Herders from other ethnicities felt inadequate with their spears, bows and arrows, and knives. Widespread pressure to obtain weapons to match the firearms of the Turkana launched Baringo into an arms race, a phenomenon that has since taken on a life of its own.
Insecurity in Baringo is cyclical, says Amos Katana of the governmental interagency body Kenya National Focal Point (KNFP) on Illicit Small Arms and Light Weapons.
Violent conflicts in neighboring communities trigger conflict in Baringo as communities lay claim to other pastoral lands, turning them into battle zones for herders. The major cause of movement “is competition over lack of resources, which is usually worsened by drought and politics,” Katana tells Mongabay.
These conflicts then drive communities arm themselves even further, increasing arms proliferation in the region, he says.
Stolen cattle are not only kept for herding but are also sold. Cattle raiding can be a source of quick profit for poor pastoralists and herders. It’s relatively easy to convert stolen cattle into cash.
“A young raider can put money into his pocket for a whole new life that wasn’t possible before,” says Khristopher Carlson, a senior researcher at the Small Arms Survey, a research project that provides information on small arms to governments and policymakers.
This was the case for Isaac Chelwan, who was shot in 2019 when herding his 10 cows. His shattered femur had to be replaced with bone cement, and a massive scar now runs jagged across his shin. He now walks with the support of a cane. Since losing his mobility, he’s had to depend on charity.
“They attacked me from nowhere,” he says.
Kenya has one of the highest rates of civilian gun ownership in East Africa. According to a Small Arms Survey in 2012, that number is estimated to be between 530,000 and 680,000, the majority of which are likely illegal. The true number of arms out there is nearly impossible to ascertain, Carlson says, due to intricate trafficking dynamics.
“Everyone will tell you it’s the guy next door who has weapons and not admit to ownership themselves,” he tells Mongabay.
Only national police reservists, military personnel and a scattering of licensed individuals in cities and towns legally carry firearms. But in remote Baringo, among the pastoralists, most gunowners lack a license or a record of where their weapons came from.
Based on the number of illegal firearms recovered in 2010, the government estimates that pastoralists nationwide have spent 1.1 billion shillings ($13.75 million) to arm themselves.
However uncertain the number of illegal firearms in possession, they frequently make themselves known. Around 11 in the morning on April 27, several Pokot raided the cattle of Tugens community members in Loruk, 30 km (18 mi) from Marigat, near the north shore of Lake Baringo. The stole 34 cows and many other goats and sheep, in the process killing four people.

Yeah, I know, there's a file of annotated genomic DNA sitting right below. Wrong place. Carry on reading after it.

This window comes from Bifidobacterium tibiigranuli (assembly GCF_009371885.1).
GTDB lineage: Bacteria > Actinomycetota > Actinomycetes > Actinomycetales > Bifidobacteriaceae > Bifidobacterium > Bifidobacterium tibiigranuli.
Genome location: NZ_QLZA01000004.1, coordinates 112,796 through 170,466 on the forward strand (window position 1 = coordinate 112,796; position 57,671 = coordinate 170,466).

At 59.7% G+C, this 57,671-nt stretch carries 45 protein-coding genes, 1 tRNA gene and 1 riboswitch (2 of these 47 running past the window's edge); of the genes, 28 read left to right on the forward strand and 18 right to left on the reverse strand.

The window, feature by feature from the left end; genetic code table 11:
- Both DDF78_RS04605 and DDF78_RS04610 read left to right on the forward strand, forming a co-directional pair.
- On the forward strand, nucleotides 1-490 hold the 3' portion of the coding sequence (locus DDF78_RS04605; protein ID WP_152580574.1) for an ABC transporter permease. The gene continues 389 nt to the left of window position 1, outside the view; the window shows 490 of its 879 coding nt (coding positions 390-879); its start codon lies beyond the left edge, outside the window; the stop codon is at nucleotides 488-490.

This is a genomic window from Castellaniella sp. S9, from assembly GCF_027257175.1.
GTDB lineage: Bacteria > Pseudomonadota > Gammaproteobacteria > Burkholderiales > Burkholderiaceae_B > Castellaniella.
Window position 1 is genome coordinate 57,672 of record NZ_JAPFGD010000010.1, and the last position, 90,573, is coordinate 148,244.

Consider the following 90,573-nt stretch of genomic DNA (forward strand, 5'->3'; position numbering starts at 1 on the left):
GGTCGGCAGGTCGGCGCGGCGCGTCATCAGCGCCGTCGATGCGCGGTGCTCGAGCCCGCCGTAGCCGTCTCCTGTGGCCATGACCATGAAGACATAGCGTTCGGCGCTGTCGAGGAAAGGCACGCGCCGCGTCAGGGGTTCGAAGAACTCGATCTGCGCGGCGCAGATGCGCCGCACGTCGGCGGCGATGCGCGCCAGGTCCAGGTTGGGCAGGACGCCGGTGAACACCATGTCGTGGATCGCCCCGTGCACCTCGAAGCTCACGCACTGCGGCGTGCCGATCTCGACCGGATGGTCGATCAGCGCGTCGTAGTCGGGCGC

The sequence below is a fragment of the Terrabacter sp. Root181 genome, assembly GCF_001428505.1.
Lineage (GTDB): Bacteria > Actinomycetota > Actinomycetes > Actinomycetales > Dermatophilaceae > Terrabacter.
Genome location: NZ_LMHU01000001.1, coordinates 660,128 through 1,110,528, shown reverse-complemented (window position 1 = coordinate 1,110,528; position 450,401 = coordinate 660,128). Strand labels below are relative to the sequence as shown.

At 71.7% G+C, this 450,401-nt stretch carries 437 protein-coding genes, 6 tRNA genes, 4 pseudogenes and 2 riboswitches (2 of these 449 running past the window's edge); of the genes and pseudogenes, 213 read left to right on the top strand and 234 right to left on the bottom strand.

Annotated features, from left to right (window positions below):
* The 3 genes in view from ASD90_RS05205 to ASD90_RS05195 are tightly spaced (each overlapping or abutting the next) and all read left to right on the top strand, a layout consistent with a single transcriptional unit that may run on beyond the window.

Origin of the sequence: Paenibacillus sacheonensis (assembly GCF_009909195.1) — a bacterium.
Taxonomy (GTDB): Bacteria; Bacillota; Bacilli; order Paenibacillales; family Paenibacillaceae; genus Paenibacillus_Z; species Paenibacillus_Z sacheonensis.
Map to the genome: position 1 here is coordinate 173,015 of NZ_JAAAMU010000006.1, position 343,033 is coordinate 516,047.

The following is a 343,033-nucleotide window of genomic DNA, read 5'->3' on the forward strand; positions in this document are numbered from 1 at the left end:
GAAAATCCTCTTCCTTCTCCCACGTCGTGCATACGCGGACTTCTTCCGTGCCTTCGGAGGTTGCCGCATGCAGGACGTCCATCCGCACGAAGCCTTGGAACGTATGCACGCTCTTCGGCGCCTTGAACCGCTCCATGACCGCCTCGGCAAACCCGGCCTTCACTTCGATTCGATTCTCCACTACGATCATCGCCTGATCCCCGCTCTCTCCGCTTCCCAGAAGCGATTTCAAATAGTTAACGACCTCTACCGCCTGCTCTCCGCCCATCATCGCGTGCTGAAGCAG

Two unidentifiable men wielding Kalashnikov rifles on a boda boda (motorbike) left the scene.
According to the U.K.-funded REINVENT project, in 2021, there were a total of 16 deaths from 19 livestock raids in Baringo county. As of April 2022, there have already been 39 fatalities from 24 violent communal incidents, half of them livestock raids.
“The police and government know this is an unprotected area, but [the military] was the first to drive away from the scene,” says Joshua Changwony, a resident of Riron village. “We have the right to be protected, and we’re not.”
In the chaotic situation following the raid, Changwony found out that his brother was one of the herders targeted. He had been shot through the shoulder and was taken to a clinic in Marigat, then a bigger hospital in Eldoret, 130 km (81 mi) away. His condition has since stabilized.
Lack of trust in disarmament
Civilian disarmament is not conducted by the military, but by the national police, which has faced ongoing challenges in tackling arms proliferation.
“Early weapons collection campaigns had limited success in the long term,” Carlson says. “[When] security forces implemented forced disarmament initiatives, resentment and lack of trust in formal security providers left a bitter taste for local communities, complicating communities’ cooperation in disarmament exercises today.”
A lack of coordination in disarmament between regions also played a factor, he adds.
Last year, the government withdrew 20 police reservists who had been commissioned in the north of Baringo county with the express goal of restoring peace and stability. Locals said the reservists had failed to deliver on their mandate and that removing governmental security personnel before successfully disarming cattle raiders resulted in an increase in violent incursions.
Since 2000, the foreign ministers of Kenya, Sudan, the Democratic Republic of Congo, and seven other countries have signed several declarations to control and manage the proliferation of small arms and light weapons (SALW) in an attempt to address their increasingly deadly role in Kenya’s pastoral communities.
“Disarmament campaigns are now more ad hoc, focusing on short-term security relief rather than long-term strategy,” Carlson says. “The police have limited funds to carry out long-term, impactful disarmament processes, which requires mobilizing officers in non-established and dangerous posts.”
According to Changwony, his community lacks support from the government and NGOs, such as the Kenya Red Cross, one of the few aid organizations active in the region. He says aid is mostly allocated to the Pokot, given their lack of integration with the rest of society in terms of education and employment opportunities in comparison with other Baringo herders.
Given the increase in violence in the past few years, many herders say they would be better off defending themselves. Several villagers say having their own weapons is necessary for self-protection. It’s a sentiment also expressed by those working in the relief sector within Baringo.
According to Katana of the KNFP, alternative livelihoods such as agriculture could play a hand in mitigating conflict.
“Besides the traditional practices on livestock keeping by communities, opportunities abound in the livestock value chain range from veterinary services and products, to meat as well as hides and skins processing, to the production of leather products,” he says.
NGOs such as ActionAid and local government officials have also encouraged expansion into agriculture, away from a singular reliance on pastoralism.
Ochieng, R., Recha, C., Bebe, B. O., & Ogendi, G. M. (2017). Rainfall variability and droughts in the drylands of Baringo county, Kenya. Open Access Library Journal, 4(8), 1-15. doi:10.4236/oalib.1103827
Banner image: A young girl carrying one of her goats as they travel home at the end of the day. Image courtesy of Kang-Chun Cheng.